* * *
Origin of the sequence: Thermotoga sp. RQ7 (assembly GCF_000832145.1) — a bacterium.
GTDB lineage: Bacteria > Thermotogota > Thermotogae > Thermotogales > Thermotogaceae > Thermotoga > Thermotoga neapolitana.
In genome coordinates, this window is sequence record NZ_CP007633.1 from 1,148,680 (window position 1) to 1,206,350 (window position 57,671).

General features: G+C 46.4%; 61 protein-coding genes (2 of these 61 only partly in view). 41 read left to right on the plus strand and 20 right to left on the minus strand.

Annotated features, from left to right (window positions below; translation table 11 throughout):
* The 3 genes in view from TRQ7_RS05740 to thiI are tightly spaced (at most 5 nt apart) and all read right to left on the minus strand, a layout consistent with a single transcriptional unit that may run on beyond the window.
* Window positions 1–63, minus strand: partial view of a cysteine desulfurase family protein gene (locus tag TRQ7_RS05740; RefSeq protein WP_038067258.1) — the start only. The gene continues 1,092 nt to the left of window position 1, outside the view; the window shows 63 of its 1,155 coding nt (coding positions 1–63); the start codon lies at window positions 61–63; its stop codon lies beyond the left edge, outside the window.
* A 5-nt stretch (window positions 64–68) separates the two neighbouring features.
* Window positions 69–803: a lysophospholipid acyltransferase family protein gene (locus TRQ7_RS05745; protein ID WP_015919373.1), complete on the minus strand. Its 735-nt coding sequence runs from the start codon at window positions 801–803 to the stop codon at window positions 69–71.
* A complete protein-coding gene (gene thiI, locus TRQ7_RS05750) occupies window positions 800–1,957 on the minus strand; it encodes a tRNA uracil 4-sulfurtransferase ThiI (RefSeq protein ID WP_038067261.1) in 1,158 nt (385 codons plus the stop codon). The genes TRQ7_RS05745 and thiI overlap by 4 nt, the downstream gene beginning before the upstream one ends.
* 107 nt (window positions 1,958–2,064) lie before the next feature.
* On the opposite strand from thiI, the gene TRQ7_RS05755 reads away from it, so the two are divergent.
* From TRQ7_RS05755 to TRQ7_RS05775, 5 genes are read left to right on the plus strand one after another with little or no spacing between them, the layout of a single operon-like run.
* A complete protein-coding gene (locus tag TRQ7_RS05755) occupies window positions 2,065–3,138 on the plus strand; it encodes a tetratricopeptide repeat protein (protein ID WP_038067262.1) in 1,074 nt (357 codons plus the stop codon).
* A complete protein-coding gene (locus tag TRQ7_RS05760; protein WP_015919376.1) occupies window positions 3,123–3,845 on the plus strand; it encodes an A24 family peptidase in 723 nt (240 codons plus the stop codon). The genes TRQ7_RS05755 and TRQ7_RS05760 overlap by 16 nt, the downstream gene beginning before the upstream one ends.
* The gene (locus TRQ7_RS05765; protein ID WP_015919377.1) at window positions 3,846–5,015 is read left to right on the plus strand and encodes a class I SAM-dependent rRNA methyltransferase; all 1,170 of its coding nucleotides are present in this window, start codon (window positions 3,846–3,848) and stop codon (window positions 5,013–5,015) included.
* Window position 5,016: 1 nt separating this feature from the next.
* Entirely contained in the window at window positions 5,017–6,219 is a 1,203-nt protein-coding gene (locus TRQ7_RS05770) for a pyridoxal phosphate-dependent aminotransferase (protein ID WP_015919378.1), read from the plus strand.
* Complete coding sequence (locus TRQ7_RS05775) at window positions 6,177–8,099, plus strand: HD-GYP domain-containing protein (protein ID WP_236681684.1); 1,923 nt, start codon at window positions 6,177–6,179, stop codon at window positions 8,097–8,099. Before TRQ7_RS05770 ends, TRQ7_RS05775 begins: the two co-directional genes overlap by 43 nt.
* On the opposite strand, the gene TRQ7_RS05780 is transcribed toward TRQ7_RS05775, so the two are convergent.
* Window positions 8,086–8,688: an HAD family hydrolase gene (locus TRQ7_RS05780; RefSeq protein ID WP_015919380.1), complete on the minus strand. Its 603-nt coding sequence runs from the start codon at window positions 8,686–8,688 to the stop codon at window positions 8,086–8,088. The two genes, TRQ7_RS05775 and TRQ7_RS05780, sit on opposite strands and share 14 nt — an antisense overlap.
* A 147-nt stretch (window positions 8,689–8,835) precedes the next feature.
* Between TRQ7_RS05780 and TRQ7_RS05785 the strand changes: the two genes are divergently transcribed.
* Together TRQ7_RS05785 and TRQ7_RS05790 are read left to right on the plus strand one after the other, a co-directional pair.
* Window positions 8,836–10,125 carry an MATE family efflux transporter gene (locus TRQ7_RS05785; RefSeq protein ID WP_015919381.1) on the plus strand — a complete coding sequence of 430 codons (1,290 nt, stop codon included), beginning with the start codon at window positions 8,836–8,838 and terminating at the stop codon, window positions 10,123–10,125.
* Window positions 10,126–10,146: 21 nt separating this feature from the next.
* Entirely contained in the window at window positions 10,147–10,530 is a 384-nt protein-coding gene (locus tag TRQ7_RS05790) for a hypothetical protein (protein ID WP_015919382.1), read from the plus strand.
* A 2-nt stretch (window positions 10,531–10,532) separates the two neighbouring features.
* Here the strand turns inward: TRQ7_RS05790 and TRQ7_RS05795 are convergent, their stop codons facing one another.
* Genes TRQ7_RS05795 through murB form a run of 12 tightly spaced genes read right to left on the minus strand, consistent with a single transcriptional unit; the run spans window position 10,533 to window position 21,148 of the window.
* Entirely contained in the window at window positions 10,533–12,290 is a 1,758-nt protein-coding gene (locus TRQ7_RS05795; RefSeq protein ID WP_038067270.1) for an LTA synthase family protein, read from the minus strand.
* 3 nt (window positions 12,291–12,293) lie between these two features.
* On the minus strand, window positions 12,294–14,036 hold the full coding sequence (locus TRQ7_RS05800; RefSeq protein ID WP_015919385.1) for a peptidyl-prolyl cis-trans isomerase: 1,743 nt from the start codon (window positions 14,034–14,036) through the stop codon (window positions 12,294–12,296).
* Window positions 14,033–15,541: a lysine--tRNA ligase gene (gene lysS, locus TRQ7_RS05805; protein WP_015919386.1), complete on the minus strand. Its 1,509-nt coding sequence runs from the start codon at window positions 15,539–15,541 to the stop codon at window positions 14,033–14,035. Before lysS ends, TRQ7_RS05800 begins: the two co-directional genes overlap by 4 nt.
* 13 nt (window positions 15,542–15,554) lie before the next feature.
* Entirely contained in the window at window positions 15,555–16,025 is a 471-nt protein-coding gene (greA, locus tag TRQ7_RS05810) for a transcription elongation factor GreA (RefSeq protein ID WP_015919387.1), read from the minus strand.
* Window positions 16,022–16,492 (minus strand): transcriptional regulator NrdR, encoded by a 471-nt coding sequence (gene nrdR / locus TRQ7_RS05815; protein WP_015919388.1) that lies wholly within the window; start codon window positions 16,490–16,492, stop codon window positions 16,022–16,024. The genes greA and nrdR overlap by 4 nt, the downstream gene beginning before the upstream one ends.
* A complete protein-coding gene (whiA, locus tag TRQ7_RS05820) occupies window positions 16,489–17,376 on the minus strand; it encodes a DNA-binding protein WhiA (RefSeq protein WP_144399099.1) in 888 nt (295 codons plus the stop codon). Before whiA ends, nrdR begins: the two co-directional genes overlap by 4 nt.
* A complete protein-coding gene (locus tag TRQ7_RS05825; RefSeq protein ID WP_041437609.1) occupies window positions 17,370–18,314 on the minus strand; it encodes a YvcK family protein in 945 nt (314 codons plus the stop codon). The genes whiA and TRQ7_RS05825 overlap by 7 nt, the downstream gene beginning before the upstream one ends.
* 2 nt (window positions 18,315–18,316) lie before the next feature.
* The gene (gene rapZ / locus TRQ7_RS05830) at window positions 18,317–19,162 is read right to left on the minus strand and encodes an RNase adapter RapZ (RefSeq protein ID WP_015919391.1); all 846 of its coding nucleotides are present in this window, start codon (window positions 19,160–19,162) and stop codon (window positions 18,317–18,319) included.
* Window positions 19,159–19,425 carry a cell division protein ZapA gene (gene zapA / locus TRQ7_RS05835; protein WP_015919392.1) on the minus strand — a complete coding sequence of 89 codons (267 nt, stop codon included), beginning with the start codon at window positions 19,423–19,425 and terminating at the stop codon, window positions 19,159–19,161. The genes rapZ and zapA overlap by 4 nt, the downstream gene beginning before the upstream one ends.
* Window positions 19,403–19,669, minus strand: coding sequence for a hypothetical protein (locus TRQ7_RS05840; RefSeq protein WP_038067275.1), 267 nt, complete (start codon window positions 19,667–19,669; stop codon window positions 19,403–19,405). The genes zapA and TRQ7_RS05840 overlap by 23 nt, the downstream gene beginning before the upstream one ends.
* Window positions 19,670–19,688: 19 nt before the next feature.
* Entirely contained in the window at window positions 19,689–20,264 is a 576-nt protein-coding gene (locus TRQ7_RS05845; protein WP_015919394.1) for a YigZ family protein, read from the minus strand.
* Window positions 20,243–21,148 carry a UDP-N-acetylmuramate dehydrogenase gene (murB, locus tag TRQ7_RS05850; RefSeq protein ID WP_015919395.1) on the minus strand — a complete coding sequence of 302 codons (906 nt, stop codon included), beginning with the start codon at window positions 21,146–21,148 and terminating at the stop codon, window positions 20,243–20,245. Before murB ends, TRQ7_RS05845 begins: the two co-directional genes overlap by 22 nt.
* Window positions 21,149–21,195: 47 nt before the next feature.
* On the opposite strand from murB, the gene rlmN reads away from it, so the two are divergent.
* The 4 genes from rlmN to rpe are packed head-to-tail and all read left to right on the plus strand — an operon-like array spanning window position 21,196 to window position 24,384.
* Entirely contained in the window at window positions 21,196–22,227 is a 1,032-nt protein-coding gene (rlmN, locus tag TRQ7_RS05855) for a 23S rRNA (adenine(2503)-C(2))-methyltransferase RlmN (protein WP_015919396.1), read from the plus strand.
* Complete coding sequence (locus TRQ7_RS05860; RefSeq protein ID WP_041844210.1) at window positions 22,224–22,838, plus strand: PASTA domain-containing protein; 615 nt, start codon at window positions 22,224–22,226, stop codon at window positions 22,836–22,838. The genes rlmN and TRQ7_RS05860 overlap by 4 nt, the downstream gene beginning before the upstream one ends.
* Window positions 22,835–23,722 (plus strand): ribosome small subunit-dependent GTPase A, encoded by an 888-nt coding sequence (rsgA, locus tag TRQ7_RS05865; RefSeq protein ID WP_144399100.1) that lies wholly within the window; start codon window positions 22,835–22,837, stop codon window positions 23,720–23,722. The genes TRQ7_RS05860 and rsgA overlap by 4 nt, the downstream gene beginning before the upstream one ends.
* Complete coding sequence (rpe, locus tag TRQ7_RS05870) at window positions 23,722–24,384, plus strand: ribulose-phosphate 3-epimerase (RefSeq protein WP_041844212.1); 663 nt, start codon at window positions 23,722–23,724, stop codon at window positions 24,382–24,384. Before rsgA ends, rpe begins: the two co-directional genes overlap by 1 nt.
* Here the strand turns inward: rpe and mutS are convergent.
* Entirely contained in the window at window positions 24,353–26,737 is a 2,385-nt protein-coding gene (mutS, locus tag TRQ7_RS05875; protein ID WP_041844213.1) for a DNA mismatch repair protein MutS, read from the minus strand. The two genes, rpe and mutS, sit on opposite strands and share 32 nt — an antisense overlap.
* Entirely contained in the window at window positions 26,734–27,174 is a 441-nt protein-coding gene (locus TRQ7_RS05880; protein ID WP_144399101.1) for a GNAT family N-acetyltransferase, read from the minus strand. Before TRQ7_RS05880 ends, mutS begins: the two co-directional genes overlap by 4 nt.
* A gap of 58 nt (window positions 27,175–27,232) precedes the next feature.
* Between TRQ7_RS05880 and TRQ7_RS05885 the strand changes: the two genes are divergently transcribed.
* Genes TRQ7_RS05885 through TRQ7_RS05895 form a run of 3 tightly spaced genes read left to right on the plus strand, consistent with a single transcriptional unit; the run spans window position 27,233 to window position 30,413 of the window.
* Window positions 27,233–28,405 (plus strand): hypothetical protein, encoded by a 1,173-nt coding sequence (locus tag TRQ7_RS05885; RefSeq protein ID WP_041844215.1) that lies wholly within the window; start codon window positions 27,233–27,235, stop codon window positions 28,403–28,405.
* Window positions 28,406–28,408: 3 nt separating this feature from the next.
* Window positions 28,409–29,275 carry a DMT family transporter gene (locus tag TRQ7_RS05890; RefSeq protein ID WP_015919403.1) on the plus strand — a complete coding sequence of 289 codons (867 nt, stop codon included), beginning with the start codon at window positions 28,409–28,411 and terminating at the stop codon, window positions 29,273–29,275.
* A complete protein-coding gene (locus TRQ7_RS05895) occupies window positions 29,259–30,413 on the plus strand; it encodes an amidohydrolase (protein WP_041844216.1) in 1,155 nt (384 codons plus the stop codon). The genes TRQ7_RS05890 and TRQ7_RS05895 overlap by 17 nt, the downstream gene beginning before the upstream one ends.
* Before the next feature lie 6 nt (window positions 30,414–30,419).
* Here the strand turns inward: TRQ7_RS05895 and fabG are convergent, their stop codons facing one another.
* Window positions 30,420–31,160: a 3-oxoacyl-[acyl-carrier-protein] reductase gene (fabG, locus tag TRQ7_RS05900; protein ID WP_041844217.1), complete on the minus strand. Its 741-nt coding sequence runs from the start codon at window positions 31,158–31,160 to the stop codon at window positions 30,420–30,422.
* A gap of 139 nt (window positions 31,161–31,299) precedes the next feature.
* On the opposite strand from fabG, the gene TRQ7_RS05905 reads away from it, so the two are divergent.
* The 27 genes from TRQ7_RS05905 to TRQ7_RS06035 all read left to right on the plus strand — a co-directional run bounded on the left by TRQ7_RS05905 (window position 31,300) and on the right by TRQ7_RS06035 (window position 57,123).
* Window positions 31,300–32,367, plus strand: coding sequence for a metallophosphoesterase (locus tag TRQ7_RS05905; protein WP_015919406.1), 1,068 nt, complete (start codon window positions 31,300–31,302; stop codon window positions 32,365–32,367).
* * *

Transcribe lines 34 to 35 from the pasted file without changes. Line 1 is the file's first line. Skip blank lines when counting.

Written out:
* Window positions 14,033–15,541: a lysine--tRNA ligase gene (gene lysS, locus TRQ7_RS05805; protein WP_015919386.1), complete on the minus strand. Its 1,509-nt coding sequence runs from the start codon at window positions 15,539–15,541 to the stop codon at window positions 14,033–14,035. Before lysS ends, TRQ7_RS05800 begins: the two co-directional genes overlap by 4 nt.
* 13 nt (window positions 15,542–15,554) lie before the next feature.